How to Write Constructive Contractor Feedback

Author: Eugenija Steponkute
Published: 25/07/2021
constructive contractor feedback

With this article, we are reaching out to managing directors and consultancy owners who rely on outsourcing workforce. When it comes to contractors,  we tend to focus heavily on project management, invoicing and client billing. However, one crucial element often gets left out: providing contractor feedback.

Your regular employees get performance reviews. And you should not deprive your contractors of feedback either. Now why does it matter? The answer is rather easy: it will help them secure their future work opportunities. According to Fundera, 46% of full-time freelancers find work thanks to word-of-mouth. Your feedback might be what decides whether they secure their next gig or not. 

But what is in it for you? Providing honest and detailed feedback during and after the collaboration can mean getting your requirements met quicker. And it can help build an effective, long-term partnership with the contractor. So, how do you structure and communicate your feedback to the outsourced staff?

What is Constructive Feedback? 

Constructive feedback is the golden middle between praise and criticism. It is an objective evaluation that weighs both, the strengths and weaknesses and then uses the conclusion to help the receiver of the feedback improve. 

That is the ultimate goal you should have in mind when providing feedback to your contractors: to highlight what they’ve done great, to accentuate what didn’t go well, and to offer potential routes for improvement.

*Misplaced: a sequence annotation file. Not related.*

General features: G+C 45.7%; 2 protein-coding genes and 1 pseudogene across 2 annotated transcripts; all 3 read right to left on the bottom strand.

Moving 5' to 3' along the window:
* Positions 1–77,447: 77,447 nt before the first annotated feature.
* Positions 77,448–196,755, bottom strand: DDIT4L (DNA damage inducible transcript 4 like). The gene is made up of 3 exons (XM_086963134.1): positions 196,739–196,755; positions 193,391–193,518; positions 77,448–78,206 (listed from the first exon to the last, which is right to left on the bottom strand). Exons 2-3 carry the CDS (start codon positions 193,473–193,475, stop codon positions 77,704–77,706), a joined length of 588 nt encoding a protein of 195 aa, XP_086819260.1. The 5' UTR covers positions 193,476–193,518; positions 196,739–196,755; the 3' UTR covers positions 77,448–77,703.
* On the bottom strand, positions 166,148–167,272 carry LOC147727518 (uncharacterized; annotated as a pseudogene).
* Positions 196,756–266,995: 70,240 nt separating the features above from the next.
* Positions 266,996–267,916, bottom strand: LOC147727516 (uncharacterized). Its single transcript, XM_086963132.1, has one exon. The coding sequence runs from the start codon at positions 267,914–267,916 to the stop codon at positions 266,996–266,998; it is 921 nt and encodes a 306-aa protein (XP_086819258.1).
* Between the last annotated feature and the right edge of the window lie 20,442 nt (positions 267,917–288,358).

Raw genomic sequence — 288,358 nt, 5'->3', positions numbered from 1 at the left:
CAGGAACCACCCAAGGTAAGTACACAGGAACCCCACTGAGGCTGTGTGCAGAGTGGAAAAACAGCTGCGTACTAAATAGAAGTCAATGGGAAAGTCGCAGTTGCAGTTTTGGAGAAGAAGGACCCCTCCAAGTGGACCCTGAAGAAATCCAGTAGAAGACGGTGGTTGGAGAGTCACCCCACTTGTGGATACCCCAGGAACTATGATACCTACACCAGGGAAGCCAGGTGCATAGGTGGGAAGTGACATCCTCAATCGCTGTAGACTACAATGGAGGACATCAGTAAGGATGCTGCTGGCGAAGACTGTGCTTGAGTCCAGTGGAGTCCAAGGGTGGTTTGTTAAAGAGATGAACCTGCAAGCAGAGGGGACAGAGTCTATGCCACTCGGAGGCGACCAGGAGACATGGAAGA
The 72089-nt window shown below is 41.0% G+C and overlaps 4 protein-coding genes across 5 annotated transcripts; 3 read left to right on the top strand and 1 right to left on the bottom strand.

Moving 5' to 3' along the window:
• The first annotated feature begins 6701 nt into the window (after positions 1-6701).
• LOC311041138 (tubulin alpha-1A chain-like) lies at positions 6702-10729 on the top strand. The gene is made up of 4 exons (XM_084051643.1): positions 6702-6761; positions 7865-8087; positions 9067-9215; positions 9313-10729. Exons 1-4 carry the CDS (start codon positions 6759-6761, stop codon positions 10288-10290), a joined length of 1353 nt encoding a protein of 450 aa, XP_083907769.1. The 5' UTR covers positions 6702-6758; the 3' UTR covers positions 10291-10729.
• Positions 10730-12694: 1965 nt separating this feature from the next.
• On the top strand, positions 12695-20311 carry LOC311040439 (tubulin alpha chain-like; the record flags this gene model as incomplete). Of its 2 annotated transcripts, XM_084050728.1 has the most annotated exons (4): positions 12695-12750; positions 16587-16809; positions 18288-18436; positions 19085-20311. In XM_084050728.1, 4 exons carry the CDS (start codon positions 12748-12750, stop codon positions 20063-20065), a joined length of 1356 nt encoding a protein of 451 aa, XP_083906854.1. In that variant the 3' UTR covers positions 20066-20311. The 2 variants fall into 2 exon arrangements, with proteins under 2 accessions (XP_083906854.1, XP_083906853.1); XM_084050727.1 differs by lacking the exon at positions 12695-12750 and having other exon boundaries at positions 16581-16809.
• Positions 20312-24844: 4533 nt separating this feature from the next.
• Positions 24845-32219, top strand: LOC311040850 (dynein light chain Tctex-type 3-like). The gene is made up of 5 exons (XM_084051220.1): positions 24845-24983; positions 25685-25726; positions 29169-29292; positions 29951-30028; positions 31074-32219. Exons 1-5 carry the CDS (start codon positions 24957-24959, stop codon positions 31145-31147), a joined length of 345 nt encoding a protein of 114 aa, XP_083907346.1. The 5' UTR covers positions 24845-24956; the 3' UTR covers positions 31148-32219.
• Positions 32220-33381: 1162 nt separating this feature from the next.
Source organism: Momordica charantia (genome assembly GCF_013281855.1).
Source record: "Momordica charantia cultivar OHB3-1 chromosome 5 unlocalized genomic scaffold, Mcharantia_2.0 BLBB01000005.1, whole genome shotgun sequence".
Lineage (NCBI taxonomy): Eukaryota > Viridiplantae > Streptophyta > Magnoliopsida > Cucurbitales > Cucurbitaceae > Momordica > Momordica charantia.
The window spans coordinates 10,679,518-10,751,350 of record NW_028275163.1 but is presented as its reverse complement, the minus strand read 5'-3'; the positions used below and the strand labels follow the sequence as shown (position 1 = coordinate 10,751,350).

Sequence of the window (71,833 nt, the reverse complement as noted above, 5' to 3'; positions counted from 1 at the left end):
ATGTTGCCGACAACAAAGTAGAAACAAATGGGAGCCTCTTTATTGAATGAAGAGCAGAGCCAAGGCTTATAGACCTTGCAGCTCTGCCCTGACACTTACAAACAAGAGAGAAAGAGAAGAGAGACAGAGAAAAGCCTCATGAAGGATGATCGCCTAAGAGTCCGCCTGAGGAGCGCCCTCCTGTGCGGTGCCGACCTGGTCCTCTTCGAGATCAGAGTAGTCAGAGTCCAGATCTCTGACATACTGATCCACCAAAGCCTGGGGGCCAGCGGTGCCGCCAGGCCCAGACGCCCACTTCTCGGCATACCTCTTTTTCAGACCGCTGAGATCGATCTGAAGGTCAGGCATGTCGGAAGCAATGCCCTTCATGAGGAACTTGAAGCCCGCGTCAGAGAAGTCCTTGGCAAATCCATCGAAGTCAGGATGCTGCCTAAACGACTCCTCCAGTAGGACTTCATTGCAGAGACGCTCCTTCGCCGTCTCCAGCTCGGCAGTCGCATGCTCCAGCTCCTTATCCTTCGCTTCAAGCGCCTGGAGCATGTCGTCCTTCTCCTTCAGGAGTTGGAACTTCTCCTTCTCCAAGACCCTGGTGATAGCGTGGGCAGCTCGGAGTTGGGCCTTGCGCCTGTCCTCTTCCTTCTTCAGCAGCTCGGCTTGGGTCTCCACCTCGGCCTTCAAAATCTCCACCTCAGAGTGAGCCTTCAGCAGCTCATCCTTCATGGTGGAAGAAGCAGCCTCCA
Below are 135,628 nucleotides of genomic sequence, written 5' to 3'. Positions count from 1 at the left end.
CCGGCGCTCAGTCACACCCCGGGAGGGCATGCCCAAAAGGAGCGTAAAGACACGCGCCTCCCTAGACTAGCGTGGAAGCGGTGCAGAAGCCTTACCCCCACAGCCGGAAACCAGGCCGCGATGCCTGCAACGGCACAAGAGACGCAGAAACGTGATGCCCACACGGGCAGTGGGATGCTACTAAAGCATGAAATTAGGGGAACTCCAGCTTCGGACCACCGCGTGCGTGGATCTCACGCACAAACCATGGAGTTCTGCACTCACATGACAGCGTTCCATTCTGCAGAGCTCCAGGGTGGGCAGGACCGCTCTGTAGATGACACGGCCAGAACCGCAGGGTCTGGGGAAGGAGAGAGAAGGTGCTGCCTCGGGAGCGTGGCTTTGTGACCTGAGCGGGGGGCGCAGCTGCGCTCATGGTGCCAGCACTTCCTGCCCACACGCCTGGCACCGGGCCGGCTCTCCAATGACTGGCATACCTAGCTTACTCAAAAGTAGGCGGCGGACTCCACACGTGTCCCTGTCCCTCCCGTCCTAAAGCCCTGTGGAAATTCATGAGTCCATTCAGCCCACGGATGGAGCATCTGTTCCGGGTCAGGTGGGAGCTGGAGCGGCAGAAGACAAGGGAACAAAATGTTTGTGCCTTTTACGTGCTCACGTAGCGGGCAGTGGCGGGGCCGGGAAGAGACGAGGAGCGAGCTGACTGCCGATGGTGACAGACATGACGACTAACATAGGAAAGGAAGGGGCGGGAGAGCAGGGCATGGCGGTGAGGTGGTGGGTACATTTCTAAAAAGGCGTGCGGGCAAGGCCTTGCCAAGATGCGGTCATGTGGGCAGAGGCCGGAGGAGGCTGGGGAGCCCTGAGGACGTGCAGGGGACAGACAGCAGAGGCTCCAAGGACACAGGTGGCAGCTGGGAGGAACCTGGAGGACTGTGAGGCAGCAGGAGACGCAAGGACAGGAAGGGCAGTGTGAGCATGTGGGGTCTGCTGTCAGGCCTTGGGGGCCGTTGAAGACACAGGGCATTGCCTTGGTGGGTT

Giving Feedback to Contractors 

You may have less direct responsibility for contractors. But that doesn’t mean that you can’t help make them feel secure and respected. For example, contractors can feel anxious over whether they are up to scratch. They know they can be removed from a job at any time, and this is stressful. Giving feedback will help contractors gauge how they are doing and provide valuable reassurance.

Build a Relationship

Feedback is part of a strategy to develop a warmer, trust-driven relationship with contractors. A strong relationship makes it easier to communicate and work together. It will also increase the likelihood that the contractor will return to work for you in the future. Such will result in enhanced performance, better alignment and lower recruitment costs.

As a manager, you set the tone for how a contractor is integrated into your team. Be sure to introduce the contractor warmly and make it clear that you expect team members to treat the contractor like their other colleagues.

Remember to include the contractor in social events, important meetings, email threads and discussions. Freelancing can be a lonely way of life. Contractors may appreciate someone making the effort to treat them as more than a work robot.

Treat the Contractor with Empathy

Why does the contractor want this job? What are their career goals or motivations? They might be pursuing new skills or taking their career in a new direction. Or maybe they simply need the money.

Either way, by understanding their motivation and needs, you will be able to tailor your approach and communication. Through empathy, you’ll know what a contractor wants from an assignment. It will also hint at how can you support them and make the work more rewarding. This makes it more likely that they will return for future contracts, and that they’ll put the effort into your current project.